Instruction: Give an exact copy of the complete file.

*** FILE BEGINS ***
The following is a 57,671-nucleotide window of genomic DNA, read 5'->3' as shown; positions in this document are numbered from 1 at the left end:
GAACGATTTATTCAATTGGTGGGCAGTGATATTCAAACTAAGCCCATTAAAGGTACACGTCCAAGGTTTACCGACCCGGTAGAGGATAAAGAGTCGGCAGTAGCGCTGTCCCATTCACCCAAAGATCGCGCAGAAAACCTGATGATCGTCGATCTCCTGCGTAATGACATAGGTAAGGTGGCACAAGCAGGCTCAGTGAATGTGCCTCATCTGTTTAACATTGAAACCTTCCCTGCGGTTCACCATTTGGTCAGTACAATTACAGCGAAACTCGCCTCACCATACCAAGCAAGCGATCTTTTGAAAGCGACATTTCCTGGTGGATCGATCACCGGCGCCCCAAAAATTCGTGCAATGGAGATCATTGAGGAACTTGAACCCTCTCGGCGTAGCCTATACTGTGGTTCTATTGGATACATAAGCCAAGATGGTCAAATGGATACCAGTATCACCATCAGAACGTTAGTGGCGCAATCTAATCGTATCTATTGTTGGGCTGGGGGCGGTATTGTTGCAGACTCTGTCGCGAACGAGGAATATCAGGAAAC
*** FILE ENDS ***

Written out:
The following is a 57,671-nucleotide window of genomic DNA, read 5'->3' as shown; positions in this document are numbered from 1 at the left end:
GAACGATTTATTCAATTGGTGGGCAGTGATATTCAAACTAAGCCCATTAAAGGTACACGTCCAAGGTTTACCGACCCGGTAGAGGATAAAGAGTCGGCAGTAGCGCTGTCCCATTCACCCAAAGATCGCGCAGAAAACCTGATGATCGTCGATCTCCTGCGTAATGACATAGGTAAGGTGGCACAAGCAGGCTCAGTGAATGTGCCTCATCTGTTTAACATTGAAACCTTCCCTGCGGTTCACCATTTGGTCAGTACAATTACAGCGAAACTCGCCTCACCATACCAAGCAAGCGATCTTTTGAAAGCGACATTTCCTGGTGGATCGATCACCGGCGCCCCAAAAATTCGTGCAATGGAGATCATTGAGGAACTTGAACCCTCTCGGCGTAGCCTATACTGTGGTTCTATTGGATACATAAGCCAAGATGGTCAAATGGATACCAGTATCACCATCAGAACGTTAGTGGCGCAATCTAATCGTATCTATTGTTGGGCTGGGGGCGGTATTGTTGCAGACTCTGTCGCGAACGAGGAATATCAGGAAAC